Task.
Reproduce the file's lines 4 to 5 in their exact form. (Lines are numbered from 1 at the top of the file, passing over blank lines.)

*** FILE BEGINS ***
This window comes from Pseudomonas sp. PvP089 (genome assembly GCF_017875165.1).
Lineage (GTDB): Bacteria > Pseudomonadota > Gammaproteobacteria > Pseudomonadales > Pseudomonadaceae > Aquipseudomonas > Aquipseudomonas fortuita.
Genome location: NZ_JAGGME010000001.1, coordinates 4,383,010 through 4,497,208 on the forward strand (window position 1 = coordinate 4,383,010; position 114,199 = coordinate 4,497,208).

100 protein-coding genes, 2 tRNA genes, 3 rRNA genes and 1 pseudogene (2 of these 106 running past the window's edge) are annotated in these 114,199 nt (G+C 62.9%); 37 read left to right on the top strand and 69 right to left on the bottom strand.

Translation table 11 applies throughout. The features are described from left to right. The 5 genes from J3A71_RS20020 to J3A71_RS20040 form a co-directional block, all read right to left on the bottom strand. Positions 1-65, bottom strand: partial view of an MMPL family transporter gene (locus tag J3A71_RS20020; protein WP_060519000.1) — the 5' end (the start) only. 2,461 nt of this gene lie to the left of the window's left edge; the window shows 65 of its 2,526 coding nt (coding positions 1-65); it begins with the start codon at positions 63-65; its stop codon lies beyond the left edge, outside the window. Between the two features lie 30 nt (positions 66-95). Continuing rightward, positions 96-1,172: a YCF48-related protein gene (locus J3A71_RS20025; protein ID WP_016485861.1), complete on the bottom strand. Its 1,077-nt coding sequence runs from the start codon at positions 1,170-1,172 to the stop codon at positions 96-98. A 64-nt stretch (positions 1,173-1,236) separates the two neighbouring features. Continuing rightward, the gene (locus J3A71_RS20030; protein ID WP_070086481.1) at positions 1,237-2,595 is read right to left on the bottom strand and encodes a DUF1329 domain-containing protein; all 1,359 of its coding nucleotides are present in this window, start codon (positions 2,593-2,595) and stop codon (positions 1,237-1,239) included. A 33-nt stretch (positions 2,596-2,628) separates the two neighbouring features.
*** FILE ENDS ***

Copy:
100 protein-coding genes, 2 tRNA genes, 3 rRNA genes and 1 pseudogene (2 of these 106 running past the window's edge) are annotated in these 114,199 nt (G+C 62.9%); 37 read left to right on the top strand and 69 right to left on the bottom strand.

Translation table 11 applies throughout. The features are described from left to right. The 5 genes from J3A71_RS20020 to J3A71_RS20040 form a co-directional block, all read right to left on the bottom strand. Positions 1-65, bottom strand: partial view of an MMPL family transporter gene (locus tag J3A71_RS20020; protein WP_060519000.1) — the 5' end (the start) only. 2,461 nt of this gene lie to the left of the window's left edge; the window shows 65 of its 2,526 coding nt (coding positions 1-65); it begins with the start codon at positions 63-65; its stop codon lies beyond the left edge, outside the window. Between the two features lie 30 nt (positions 66-95). Continuing rightward, positions 96-1,172: a YCF48-related protein gene (locus J3A71_RS20025; protein ID WP_016485861.1), complete on the bottom strand. Its 1,077-nt coding sequence runs from the start codon at positions 1,170-1,172 to the stop codon at positions 96-98. A 64-nt stretch (positions 1,173-1,236) separates the two neighbouring features. Continuing rightward, the gene (locus J3A71_RS20030; protein ID WP_070086481.1) at positions 1,237-2,595 is read right to left on the bottom strand and encodes a DUF1329 domain-containing protein; all 1,359 of its coding nucleotides are present in this window, start codon (positions 2,593-2,595) and stop codon (positions 1,237-1,239) included. A 33-nt stretch (positions 2,596-2,628) separates the two neighbouring features.